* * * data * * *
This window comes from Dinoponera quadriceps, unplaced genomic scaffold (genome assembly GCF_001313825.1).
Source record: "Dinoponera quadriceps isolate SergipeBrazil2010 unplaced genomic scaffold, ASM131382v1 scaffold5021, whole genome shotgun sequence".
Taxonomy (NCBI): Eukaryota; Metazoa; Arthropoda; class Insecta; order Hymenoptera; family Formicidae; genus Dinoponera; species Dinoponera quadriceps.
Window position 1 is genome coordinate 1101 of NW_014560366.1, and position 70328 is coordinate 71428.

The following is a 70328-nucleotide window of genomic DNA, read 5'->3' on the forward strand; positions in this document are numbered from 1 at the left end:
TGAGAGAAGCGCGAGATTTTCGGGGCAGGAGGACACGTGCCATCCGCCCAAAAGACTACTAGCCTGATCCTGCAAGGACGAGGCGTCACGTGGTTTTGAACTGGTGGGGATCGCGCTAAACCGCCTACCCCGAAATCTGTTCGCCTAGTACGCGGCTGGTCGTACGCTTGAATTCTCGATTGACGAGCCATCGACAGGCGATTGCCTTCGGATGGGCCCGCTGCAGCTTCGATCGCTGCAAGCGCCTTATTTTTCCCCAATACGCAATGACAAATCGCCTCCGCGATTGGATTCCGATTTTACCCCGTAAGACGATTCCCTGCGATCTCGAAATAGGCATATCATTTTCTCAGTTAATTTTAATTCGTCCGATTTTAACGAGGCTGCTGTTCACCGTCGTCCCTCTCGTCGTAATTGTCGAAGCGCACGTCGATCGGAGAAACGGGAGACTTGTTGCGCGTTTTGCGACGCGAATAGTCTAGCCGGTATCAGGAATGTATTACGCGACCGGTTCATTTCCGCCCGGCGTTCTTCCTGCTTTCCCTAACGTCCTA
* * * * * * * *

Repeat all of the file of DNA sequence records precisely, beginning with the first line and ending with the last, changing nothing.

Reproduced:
This window comes from Dinoponera quadriceps, unplaced genomic scaffold (genome assembly GCF_001313825.1).
Source record: "Dinoponera quadriceps isolate SergipeBrazil2010 unplaced genomic scaffold, ASM131382v1 scaffold5021, whole genome shotgun sequence".
Taxonomy (NCBI): Eukaryota; Metazoa; Arthropoda; class Insecta; order Hymenoptera; family Formicidae; genus Dinoponera; species Dinoponera quadriceps.
Window position 1 is genome coordinate 1101 of NW_014560366.1, and position 70328 is coordinate 71428.

The following is a 70328-nucleotide window of genomic DNA, read 5'->3' on the forward strand; positions in this document are numbered from 1 at the left end:
TGAGAGAAGCGCGAGATTTTCGGGGCAGGAGGACACGTGCCATCCGCCCAAAAGACTACTAGCCTGATCCTGCAAGGACGAGGCGTCACGTGGTTTTGAACTGGTGGGGATCGCGCTAAACCGCCTACCCCGAAATCTGTTCGCCTAGTACGCGGCTGGTCGTACGCTTGAATTCTCGATTGACGAGCCATCGACAGGCGATTGCCTTCGGATGGGCCCGCTGCAGCTTCGATCGCTGCAAGCGCCTTATTTTTCCCCAATACGCAATGACAAATCGCCTCCGCGATTGGATTCCGATTTTACCCCGTAAGACGATTCCCTGCGATCTCGAAATAGGCATATCATTTTCTCAGTTAATTTTAATTCGTCCGATTTTAACGAGGCTGCTGTTCACCGTCGTCCCTCTCGTCGTAATTGTCGAAGCGCACGTCGATCGGAGAAACGGGAGACTTGTTGCGCGTTTTGCGACGCGAATAGTCTAGCCGGTATCAGGAATGTATTACGCGACCGGTTCATTTCCGCCCGGCGTTCTTCCTGCTTTCCCTAACGTCCTA